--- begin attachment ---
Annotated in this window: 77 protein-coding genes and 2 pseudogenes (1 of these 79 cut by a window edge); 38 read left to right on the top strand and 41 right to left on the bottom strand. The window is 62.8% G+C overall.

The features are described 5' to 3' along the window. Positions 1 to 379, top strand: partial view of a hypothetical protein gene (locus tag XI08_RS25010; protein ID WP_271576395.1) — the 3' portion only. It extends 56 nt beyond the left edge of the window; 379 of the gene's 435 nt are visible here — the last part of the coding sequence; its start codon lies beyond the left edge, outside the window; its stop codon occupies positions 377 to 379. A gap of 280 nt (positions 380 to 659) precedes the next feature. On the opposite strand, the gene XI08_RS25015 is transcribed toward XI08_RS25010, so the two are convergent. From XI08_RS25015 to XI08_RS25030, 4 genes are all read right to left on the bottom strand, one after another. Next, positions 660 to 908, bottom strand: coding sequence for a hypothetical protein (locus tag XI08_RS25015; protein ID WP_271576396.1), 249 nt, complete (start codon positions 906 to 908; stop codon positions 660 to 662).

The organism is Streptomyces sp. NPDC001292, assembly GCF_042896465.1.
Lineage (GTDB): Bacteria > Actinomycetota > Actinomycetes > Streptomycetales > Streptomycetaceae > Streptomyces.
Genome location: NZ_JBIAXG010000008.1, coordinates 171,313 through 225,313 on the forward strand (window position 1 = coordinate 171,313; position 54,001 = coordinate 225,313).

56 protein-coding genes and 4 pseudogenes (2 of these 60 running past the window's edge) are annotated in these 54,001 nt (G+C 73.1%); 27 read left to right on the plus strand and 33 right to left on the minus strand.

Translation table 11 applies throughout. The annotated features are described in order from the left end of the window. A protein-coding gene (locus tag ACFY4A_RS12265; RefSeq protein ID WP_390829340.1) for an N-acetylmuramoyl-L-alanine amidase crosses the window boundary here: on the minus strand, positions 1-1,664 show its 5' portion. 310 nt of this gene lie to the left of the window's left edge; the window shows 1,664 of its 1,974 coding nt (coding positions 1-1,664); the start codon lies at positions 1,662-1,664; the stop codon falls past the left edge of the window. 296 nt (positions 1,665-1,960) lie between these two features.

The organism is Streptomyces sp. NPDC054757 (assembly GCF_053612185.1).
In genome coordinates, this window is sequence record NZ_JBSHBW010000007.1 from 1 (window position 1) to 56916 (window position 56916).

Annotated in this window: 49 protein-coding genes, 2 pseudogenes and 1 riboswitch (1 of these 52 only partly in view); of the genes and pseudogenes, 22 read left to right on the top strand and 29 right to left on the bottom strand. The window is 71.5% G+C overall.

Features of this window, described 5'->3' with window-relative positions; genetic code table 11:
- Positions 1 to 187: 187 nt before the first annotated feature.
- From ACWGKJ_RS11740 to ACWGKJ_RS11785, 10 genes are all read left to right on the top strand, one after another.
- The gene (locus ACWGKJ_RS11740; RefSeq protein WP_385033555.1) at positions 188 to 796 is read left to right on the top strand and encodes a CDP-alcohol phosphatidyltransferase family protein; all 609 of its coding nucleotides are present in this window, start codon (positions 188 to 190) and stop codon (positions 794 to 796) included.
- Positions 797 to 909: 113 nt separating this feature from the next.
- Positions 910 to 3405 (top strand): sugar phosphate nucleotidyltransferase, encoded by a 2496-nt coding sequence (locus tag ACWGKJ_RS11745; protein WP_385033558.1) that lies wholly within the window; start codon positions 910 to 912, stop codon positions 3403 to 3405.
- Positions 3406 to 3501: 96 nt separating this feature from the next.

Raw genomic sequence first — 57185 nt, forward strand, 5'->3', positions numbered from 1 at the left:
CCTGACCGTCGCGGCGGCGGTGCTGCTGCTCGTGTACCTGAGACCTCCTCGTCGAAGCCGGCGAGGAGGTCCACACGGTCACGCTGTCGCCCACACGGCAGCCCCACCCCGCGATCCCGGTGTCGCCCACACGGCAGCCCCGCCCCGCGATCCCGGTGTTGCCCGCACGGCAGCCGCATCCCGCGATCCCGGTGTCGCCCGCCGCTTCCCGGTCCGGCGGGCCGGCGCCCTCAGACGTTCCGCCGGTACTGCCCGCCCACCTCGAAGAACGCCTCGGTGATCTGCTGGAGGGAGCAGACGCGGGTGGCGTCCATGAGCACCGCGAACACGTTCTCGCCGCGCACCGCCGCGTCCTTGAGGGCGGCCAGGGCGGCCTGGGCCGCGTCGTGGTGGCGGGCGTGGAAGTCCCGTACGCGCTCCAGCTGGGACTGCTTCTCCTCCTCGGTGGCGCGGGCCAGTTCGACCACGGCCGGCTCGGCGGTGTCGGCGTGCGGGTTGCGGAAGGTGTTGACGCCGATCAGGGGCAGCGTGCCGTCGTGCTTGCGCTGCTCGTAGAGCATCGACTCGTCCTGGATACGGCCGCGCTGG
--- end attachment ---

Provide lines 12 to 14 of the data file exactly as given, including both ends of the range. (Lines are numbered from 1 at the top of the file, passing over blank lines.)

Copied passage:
- Positions 1 to 187: 187 nt before the first annotated feature.
- From ACWGKJ_RS11740 to ACWGKJ_RS11785, 10 genes are all read left to right on the top strand, one after another.
- The gene (locus ACWGKJ_RS11740; RefSeq protein WP_385033555.1) at positions 188 to 796 is read left to right on the top strand and encodes a CDP-alcohol phosphatidyltransferase family protein; all 609 of its coding nucleotides are present in this window, start codon (positions 188 to 190) and stop codon (positions 794 to 796) included.